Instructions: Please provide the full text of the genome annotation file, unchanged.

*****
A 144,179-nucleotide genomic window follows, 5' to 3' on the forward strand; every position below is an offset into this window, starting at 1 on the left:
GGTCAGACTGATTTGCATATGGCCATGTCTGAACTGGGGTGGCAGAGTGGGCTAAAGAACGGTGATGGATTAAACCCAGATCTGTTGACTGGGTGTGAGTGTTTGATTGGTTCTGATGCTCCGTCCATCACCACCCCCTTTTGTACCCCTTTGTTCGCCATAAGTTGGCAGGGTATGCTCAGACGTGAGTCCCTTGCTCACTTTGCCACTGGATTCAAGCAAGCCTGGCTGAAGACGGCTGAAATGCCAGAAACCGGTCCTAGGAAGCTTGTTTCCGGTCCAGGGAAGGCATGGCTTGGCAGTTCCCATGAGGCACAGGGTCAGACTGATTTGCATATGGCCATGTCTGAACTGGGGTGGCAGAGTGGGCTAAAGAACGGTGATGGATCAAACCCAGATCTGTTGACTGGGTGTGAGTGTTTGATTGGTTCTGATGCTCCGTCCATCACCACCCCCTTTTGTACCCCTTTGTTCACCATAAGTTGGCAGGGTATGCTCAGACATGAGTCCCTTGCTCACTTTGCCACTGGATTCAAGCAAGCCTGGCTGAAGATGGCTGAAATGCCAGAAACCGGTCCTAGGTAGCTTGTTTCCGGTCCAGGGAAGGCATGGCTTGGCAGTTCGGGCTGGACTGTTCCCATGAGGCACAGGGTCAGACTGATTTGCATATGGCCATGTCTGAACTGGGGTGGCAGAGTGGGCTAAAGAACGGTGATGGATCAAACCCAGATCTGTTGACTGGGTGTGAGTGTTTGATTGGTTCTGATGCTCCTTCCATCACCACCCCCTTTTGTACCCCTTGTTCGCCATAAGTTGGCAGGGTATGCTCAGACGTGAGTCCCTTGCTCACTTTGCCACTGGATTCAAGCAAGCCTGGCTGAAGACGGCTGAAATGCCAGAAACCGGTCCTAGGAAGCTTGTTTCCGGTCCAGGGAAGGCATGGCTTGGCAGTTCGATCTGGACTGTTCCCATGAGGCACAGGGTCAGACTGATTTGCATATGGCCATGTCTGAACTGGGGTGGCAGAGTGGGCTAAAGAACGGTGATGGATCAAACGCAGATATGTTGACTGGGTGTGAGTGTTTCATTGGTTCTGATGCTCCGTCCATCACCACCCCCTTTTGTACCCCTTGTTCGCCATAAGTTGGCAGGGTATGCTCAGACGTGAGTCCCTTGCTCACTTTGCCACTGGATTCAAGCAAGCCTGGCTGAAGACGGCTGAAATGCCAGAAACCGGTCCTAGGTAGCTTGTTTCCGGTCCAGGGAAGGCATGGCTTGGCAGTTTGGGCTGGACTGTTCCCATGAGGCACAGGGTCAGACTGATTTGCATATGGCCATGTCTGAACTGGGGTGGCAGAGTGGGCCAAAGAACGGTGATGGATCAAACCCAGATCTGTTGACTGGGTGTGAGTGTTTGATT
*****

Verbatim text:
A 144,179-nucleotide genomic window follows, 5' to 3' on the forward strand; every position below is an offset into this window, starting at 1 on the left:
GGTCAGACTGATTTGCATATGGCCATGTCTGAACTGGGGTGGCAGAGTGGGCTAAAGAACGGTGATGGATTAAACCCAGATCTGTTGACTGGGTGTGAGTGTTTGATTGGTTCTGATGCTCCGTCCATCACCACCCCCTTTTGTACCCCTTTGTTCGCCATAAGTTGGCAGGGTATGCTCAGACGTGAGTCCCTTGCTCACTTTGCCACTGGATTCAAGCAAGCCTGGCTGAAGACGGCTGAAATGCCAGAAACCGGTCCTAGGAAGCTTGTTTCCGGTCCAGGGAAGGCATGGCTTGGCAGTTCCCATGAGGCACAGGGTCAGACTGATTTGCATATGGCCATGTCTGAACTGGGGTGGCAGAGTGGGCTAAAGAACGGTGATGGATCAAACCCAGATCTGTTGACTGGGTGTGAGTGTTTGATTGGTTCTGATGCTCCGTCCATCACCACCCCCTTTTGTACCCCTTTGTTCACCATAAGTTGGCAGGGTATGCTCAGACATGAGTCCCTTGCTCACTTTGCCACTGGATTCAAGCAAGCCTGGCTGAAGATGGCTGAAATGCCAGAAACCGGTCCTAGGTAGCTTGTTTCCGGTCCAGGGAAGGCATGGCTTGGCAGTTCGGGCTGGACTGTTCCCATGAGGCACAGGGTCAGACTGATTTGCATATGGCCATGTCTGAACTGGGGTGGCAGAGTGGGCTAAAGAACGGTGATGGATCAAACCCAGATCTGTTGACTGGGTGTGAGTGTTTGATTGGTTCTGATGCTCCTTCCATCACCACCCCCTTTTGTACCCCTTGTTCGCCATAAGTTGGCAGGGTATGCTCAGACGTGAGTCCCTTGCTCACTTTGCCACTGGATTCAAGCAAGCCTGGCTGAAGACGGCTGAAATGCCAGAAACCGGTCCTAGGAAGCTTGTTTCCGGTCCAGGGAAGGCATGGCTTGGCAGTTCGATCTGGACTGTTCCCATGAGGCACAGGGTCAGACTGATTTGCATATGGCCATGTCTGAACTGGGGTGGCAGAGTGGGCTAAAGAACGGTGATGGATCAAACGCAGATATGTTGACTGGGTGTGAGTGTTTCATTGGTTCTGATGCTCCGTCCATCACCACCCCCTTTTGTACCCCTTGTTCGCCATAAGTTGGCAGGGTATGCTCAGACGTGAGTCCCTTGCTCACTTTGCCACTGGATTCAAGCAAGCCTGGCTGAAGACGGCTGAAATGCCAGAAACCGGTCCTAGGTAGCTTGTTTCCGGTCCAGGGAAGGCATGGCTTGGCAGTTTGGGCTGGACTGTTCCCATGAGGCACAGGGTCAGACTGATTTGCATATGGCCATGTCTGAACTGGGGTGGCAGAGTGGGCCAAAGAACGGTGATGGATCAAACCCAGATCTGTTGACTGGGTGTGAGTGTTTGATT